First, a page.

Murray’s Wine & Spirits(342 E. Silver Spring Dr.): In just two years, owner Chris Breyfogle has built quite a reputation. The 27-year-old beer aficionado collects new bottles as quickly as Paris Hilton collects bad publicity. His small store in Whitefish Bay stocks 780 beers, all of which can be purchased as a single. “I didn’t think it was going to get this out of control,” Breyfogle confesses.

His selection, knowledge and friendly nature earned his store the honor of 11th-Best Beer Retailer in the world by, a Web site for beer enthusiasts. Breyfogle knows his suds and estimates he’s sampled 95 percent of his stock. That alone is worth commendation.

Ray’s Wine and Spirits (8930 W. North Ave.): The nice thing about Ray’s is its 300 or so singles are chilled. If you’re a fanatic and you can’t wait to try that St. Peter’s Golden Ale, you only have to wait until the parking lot to crack it open. Check Wauwatosa’s open intoxicant laws first, though.

Discount Liquor(5031 W. Oklahoma Ave. and 919 N. Barstow St., Waukesha): A long aisle of single beers at the Milwaukee branch provides a world tour of suds from 65 countries, ideal when craving a Taj Mahal Premium. If an import doesn’t do the trick, there has to be a microbrew you’ll like among a selection of more than 1,000. Really thirsty? Discount has more than 65 kegs.

Otto’s (Several locations, including Otto’s Wine Cask at 4600 W. Brown Deer Rd.): At the Brown Deer Road location, 400 choices include Sleeman Cream Ale – cheap, decent and Canadian. Customer service is outstanding and it’s not unusual to be told “nice choice” in the checkout line. Just don’t expect that kind of compliment when walking out with a case of Milwaukee’s Best.

Breeze-Thru Wine & Spirits(11108 W. Bluemound Rd.): Nondescript from the outside, but inside is a labyrinth of nearly 20 coolers randomly placed and filled with more than 700 beers, most of them singles. Home of the “Mix and Match,” whereby patrons can grab an empty six-pack box and fill it with as crazy a compilation of beer as they want.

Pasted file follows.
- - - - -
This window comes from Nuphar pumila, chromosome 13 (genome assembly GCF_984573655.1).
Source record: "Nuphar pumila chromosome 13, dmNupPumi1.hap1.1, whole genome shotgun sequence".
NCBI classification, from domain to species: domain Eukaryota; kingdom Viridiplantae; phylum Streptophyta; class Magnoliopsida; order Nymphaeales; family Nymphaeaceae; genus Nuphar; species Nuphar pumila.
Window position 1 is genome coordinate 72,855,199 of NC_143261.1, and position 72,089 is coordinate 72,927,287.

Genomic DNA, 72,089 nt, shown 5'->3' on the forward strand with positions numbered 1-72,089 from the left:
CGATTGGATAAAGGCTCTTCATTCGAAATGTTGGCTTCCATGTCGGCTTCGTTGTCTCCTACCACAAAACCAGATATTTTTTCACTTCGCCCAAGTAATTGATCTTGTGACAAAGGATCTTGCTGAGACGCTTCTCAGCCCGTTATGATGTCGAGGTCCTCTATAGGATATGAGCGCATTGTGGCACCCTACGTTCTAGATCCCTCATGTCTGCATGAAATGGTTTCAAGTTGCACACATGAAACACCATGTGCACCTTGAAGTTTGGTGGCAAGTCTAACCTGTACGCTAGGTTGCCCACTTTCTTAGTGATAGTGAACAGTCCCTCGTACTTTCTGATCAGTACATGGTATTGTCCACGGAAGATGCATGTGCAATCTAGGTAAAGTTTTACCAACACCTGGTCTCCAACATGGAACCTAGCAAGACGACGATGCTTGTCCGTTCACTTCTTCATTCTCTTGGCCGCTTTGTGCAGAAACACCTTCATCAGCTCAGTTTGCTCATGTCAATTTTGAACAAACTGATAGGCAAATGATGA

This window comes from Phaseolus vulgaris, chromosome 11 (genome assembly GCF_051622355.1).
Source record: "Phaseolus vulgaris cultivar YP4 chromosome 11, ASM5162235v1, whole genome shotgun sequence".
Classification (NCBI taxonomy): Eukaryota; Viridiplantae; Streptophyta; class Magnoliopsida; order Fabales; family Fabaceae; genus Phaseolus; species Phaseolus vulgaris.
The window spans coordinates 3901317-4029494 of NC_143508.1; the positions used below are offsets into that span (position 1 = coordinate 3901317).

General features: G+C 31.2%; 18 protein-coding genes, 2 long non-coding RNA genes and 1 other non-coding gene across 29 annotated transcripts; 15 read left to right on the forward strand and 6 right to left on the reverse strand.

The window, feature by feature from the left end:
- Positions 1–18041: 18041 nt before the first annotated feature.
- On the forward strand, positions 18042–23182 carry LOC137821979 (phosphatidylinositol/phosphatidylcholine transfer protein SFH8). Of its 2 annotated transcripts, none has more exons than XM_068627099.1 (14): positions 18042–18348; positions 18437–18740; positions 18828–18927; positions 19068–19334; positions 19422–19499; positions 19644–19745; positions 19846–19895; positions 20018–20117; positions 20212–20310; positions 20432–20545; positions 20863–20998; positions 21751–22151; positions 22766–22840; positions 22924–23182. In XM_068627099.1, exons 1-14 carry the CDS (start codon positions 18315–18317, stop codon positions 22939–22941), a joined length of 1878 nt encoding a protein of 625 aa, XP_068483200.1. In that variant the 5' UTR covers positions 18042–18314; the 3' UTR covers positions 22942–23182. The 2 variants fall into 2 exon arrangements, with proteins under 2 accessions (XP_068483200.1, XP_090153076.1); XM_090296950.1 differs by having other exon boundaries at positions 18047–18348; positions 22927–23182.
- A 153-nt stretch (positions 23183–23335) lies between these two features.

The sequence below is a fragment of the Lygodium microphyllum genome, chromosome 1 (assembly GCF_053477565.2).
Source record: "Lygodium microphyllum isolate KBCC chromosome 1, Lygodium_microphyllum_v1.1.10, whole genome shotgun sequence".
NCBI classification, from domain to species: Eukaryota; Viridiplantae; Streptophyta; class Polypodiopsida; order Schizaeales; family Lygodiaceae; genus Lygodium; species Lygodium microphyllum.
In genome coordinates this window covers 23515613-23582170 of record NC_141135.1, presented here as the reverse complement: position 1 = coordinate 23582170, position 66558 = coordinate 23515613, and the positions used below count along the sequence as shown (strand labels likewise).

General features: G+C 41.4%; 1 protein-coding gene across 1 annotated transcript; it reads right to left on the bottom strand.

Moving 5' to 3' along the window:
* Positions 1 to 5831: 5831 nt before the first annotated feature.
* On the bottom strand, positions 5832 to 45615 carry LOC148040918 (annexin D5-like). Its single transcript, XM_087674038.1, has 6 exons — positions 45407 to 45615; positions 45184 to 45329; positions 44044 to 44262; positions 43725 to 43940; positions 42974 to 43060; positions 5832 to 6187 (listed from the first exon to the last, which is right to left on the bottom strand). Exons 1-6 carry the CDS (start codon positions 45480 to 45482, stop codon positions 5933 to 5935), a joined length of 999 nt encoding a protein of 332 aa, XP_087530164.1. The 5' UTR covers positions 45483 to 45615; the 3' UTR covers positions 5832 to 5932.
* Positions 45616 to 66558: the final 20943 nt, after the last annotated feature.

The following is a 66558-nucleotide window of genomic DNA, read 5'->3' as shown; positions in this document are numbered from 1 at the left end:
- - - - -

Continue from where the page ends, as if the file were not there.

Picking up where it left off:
Milwaukee Brewpubs
Connoisseurs might sniff, but I like brewpubs, and have been there from the phenomenon’s beginning.

In the fall of 1988, while dropping me off as a freshman at Marquette, my father took me to Water Street Brewery (1101 N. Water St., 272-1195), when quiet Water Street included a couple of bars and vacant buildings. The 1990s Frat Boy Invasion hadn’t yet taken over the scene. Today, the street is anything but quiet, but Milwaukee’s brewpub pioneer is still here. Water Street offers a number of house beers, and this place remains a classic brewpub. (Water Street has a second brewpub in Delafield, at 3191 Golf Rd.)

I was skeptical of the Milwaukee Ale House (233 N. Water St., 226-BEER) when it opened in 1997. I thought that another brewpub just a few blocks from the original was unnecessary. Wrong. The Ale House’s massive cream city brick interior is an excellent place for live music, and the beers are worth trying. You’ve got to love a place that names a beer Louie’s Demise Ale, honoring “Uncle Louie,” killed in the late 1800s by a beer glass to the head.

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Rock Bottom Restaurant and Brewery(740 N. Plankinton Ave., 276-3030) also joined the fray in 1997. The Colorado-based chain has a decent selection of beer, but the real star is the massive patio on the Milwaukee River. The outdoor spot in the heart of downtown is a popular destination when weather is warm.

Bohemia needs a brewpub too. Stonefly (735 E. Center St., 264-3630) opened as Onopa Brewing Company in 2001, and the large space in Riverwest features live music and some crazy wall art (check out the giant mouse trap). If you don’t care for one of Stonefly’s brews (highlighted in this nonexpert’s opinion by the Simon Bagley Stout), they also have a remarkable selection of cheap beers. Schlitz and Schaefer, anyone?